But he signed the documents, “Larry Gist, judge.”

Here is where it got real sticky. Ware was appointed to his office as auditor by the district judges. So he considered a bid by one of his employers, one of the individuals to whom he answered. State law, interestingly, does not require a county to accept the lowest bid on projects such as this; it gives the county discretion to determine the “best bid” offered.

So, Ware — who works for Larry Gist (among other judges) — selected Gist’s bid to operate the café on the ground floor of the Jefferson County Courthouse.

That seemed strange. I thought it smacked of conflict of interest. I talked with Judge Gist, asked him about the stationery and quizzed him about whether he put any undue pressure on the county auditor to look favorably on his bid. I talked to Jerry Ware, and asked him whether he might have been influenced by the facsimile letterhead and the signature that contained the word “judge” alongside the name of the individual who was bidding on the courthouse business.

We published an editorial that questioned whether the county was adhering to all the proper ethical standards by allowing the judge to bid on a project to be housed inside a courthouse where he worked and whether the auditor was applying objective standards to all the bidders who had sought the contract.

Quite obviously, Judge Gist and Jerry Ware were unhappy with the newspaper and with me. Ware hated my guts for the rest of his life. He died of cancer not too many years later.

As for Gist, I learned through other channels that he sought to sue me and the paper for libel. The only sticking point for Gist in his pursuit of a legal challenge was that nothing we published was untrue. As you might know, truth is the first and last line of defense in any libel lawsuit.

Judge Gist and I endured a frosty relationship for the rest of my time on the Gulf Coast. I am happy to say, though, that it thawed over time. I had occasion to talk to Judge Gist on another matter once I made the move from Beaumont to the Texas Panhandle.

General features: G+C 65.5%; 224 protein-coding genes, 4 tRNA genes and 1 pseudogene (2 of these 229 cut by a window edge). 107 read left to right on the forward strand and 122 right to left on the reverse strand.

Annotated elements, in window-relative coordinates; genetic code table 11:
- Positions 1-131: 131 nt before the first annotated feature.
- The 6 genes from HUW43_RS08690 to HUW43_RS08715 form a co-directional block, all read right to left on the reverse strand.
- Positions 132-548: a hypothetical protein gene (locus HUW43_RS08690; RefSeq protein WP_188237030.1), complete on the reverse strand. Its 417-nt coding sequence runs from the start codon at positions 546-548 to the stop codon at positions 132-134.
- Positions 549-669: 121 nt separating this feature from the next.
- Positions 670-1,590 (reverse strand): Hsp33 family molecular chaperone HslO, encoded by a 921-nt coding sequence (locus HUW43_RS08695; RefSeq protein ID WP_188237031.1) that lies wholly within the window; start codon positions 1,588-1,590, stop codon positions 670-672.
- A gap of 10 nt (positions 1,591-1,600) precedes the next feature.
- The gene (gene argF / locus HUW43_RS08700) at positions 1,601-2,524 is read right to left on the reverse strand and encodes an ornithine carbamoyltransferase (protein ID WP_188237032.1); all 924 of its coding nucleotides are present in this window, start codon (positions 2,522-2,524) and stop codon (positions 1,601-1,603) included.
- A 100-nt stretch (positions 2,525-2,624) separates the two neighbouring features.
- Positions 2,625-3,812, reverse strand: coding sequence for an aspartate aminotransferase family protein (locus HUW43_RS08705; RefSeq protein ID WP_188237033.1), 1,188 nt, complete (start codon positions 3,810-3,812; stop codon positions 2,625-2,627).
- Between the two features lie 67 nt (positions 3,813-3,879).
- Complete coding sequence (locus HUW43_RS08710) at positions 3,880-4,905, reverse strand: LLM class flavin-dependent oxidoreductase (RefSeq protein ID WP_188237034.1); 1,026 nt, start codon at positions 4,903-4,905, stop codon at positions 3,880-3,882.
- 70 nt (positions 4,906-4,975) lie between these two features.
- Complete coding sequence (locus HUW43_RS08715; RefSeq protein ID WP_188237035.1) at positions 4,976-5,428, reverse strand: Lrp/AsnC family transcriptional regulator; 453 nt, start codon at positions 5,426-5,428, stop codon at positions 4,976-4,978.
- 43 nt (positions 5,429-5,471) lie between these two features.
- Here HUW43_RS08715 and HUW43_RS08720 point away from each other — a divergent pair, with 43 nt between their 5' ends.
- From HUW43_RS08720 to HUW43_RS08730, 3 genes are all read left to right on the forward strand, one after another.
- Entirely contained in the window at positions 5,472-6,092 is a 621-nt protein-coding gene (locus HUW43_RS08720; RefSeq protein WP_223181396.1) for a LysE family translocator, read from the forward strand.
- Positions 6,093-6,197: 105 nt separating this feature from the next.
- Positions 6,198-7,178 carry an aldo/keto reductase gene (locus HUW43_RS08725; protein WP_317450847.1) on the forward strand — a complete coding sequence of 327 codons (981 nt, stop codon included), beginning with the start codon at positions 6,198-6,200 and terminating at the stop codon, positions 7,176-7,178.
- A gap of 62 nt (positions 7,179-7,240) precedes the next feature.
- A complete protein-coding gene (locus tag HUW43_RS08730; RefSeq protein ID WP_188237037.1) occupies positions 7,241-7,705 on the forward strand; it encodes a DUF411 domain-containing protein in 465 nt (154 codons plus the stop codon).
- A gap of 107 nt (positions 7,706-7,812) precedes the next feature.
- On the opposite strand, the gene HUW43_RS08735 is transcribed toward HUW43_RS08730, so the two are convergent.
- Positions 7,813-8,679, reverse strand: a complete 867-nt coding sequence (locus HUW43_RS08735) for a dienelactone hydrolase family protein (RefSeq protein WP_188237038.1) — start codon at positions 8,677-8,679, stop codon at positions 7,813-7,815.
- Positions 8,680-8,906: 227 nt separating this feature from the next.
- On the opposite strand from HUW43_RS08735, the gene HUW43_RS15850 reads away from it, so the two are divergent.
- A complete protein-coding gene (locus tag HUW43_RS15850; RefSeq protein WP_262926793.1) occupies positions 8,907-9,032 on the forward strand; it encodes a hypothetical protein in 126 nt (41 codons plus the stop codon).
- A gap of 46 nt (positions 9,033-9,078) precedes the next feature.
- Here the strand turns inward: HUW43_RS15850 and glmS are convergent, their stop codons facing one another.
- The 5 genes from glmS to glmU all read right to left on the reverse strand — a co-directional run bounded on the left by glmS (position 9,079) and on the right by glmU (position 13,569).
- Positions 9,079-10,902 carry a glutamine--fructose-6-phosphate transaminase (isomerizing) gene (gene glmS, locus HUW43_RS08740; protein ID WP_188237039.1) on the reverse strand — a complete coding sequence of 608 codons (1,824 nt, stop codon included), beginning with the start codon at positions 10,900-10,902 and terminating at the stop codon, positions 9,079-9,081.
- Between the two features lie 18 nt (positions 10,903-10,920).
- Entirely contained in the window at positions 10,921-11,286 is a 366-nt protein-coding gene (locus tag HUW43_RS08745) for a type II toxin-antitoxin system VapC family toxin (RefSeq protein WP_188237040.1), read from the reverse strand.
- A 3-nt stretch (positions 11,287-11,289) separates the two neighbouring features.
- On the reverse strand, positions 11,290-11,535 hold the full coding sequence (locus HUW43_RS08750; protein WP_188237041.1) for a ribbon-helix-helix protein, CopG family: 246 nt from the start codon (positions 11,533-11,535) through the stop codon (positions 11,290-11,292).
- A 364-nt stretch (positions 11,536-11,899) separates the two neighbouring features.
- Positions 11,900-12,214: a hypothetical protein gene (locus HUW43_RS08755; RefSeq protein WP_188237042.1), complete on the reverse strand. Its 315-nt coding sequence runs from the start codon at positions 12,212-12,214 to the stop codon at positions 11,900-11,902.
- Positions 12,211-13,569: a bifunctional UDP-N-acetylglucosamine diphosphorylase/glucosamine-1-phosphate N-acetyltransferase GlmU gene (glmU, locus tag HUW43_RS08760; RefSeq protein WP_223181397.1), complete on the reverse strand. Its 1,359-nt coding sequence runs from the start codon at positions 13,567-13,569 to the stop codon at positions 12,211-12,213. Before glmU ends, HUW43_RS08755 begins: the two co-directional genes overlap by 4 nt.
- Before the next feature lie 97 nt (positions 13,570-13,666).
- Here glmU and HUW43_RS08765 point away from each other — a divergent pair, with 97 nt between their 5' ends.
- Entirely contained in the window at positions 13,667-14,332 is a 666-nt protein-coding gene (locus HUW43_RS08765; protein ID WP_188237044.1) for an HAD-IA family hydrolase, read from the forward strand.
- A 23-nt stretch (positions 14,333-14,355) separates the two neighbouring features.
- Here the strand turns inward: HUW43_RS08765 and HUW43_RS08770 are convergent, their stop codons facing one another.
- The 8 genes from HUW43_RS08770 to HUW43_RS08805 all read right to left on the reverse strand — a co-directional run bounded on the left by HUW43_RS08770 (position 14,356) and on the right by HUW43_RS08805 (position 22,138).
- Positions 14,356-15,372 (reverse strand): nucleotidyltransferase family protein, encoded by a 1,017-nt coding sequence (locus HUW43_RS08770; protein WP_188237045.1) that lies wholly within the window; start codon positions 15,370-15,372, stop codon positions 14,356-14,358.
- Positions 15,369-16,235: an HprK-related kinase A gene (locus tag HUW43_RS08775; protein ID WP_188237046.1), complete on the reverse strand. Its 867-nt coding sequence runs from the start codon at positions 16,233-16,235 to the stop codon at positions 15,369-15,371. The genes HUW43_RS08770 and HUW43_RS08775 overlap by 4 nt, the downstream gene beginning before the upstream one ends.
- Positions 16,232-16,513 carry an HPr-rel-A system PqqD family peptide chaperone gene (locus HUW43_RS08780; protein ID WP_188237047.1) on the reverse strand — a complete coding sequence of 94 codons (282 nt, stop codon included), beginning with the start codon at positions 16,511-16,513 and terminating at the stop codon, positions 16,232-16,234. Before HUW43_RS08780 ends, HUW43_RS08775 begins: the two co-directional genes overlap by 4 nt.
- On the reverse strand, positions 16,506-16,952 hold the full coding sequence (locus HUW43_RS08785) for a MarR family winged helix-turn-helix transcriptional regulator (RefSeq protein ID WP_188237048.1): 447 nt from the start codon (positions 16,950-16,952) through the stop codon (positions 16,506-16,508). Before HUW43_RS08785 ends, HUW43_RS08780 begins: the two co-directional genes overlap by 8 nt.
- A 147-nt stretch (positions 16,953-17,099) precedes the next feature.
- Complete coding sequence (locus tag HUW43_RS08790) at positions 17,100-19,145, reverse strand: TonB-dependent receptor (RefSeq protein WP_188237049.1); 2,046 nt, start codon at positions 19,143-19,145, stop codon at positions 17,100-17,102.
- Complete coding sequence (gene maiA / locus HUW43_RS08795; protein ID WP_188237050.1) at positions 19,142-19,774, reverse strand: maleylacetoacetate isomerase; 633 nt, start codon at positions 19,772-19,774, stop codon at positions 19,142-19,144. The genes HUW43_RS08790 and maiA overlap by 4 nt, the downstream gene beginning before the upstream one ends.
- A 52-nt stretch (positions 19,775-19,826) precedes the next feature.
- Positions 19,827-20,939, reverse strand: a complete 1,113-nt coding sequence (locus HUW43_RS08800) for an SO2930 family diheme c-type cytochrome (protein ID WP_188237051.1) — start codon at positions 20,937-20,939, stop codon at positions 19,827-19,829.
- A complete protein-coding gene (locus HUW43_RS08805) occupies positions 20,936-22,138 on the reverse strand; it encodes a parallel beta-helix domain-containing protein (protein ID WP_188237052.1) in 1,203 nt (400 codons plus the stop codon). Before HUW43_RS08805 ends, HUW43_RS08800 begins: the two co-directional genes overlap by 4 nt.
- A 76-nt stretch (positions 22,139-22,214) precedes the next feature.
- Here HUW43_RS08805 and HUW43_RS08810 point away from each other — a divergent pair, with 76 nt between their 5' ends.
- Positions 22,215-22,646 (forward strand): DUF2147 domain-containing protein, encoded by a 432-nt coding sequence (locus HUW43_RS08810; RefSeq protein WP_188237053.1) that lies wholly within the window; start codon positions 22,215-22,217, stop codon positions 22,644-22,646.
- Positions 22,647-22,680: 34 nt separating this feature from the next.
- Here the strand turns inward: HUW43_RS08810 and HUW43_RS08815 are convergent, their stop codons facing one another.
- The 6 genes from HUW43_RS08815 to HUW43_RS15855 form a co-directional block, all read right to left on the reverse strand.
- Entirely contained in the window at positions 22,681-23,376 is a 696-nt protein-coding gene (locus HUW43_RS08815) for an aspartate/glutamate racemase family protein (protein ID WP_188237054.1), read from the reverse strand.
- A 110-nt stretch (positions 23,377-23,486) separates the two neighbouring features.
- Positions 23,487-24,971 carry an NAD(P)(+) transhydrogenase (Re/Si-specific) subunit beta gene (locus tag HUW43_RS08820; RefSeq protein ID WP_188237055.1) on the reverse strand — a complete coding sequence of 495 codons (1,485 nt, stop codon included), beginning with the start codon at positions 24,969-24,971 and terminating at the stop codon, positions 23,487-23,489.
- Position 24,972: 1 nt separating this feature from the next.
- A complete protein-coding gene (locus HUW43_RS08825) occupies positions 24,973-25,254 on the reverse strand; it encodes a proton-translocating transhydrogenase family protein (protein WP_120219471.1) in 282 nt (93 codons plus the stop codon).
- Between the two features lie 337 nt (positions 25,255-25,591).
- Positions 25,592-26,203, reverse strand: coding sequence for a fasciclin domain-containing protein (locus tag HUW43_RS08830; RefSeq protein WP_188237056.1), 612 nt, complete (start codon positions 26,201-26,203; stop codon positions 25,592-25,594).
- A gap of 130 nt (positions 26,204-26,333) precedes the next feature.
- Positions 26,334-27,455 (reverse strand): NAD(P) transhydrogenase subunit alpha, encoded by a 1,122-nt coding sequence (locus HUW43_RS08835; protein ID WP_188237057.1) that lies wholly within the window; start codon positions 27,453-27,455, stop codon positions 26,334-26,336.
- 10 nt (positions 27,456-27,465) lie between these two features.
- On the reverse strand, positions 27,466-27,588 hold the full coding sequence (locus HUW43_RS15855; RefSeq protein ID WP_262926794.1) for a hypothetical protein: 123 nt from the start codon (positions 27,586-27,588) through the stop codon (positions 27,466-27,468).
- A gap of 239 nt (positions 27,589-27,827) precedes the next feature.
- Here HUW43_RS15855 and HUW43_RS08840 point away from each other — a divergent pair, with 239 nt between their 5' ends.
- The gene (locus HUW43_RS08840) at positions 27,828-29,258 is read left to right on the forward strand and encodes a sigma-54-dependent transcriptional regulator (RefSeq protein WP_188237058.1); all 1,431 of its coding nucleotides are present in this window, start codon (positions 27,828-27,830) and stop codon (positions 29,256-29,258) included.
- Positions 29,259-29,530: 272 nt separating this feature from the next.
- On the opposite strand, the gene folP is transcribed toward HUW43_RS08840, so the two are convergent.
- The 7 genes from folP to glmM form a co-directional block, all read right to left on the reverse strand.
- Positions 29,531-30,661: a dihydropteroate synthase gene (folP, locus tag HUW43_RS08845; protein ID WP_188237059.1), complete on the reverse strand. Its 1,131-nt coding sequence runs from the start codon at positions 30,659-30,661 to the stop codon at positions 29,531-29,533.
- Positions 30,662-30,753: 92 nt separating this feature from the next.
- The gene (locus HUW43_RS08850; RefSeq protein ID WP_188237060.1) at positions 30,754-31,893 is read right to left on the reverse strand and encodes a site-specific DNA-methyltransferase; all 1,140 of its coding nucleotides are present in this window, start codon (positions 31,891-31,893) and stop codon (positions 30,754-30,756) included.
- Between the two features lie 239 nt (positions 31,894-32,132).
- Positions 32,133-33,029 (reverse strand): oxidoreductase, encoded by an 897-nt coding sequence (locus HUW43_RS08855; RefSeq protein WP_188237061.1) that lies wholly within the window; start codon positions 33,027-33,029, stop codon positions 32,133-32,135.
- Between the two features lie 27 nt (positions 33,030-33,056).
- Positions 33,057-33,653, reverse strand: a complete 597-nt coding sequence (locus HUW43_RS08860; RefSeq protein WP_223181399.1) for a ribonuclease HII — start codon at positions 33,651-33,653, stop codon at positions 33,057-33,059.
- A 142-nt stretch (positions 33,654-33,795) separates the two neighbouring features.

I don’t know the status of the courthouse café. That was then. The here and now allows me to look back on that episode with just a touch of relief that it never got past the threat of a lawsuit.

Time of My Life, Part 23: Welcome to the ‘catbird seat’

I grew up in Oregon. A career opportunity beat on my door in late 1983. The knock on the other side of that door came from a former boss of mine, Ben Hansen, who had gone on to become executive editor of the Beaumont Enterprise in the Golden Triangle region of Texas.

I had been a full-time journalist for about seven years when Hansen called with an offer for me to come to Texas to interview for a job as an editorial writer for the Enterprise.

He told me over the phone that Beaumont was a fabulous “news town,” that there was much happening there and that as editorial writer, I would be perched in the “catbird seat” from which I could comment on the issues of the day.

Hansen hired me and I started working there in April 1984.

Ben Hansen was so very correct about Beaumont, about the liveliness of the news there.

My culture shock was fairly profound as I packed up from the community I knew well, Portland, and headed for a whole new environment. Beaumont was a world away from what I knew. Adding to the stress of that change was the absence of my wife and my still-young sons; they stayed behind while my wife sought to sell our house. They joined me later that summer, just in time for the start of the school year.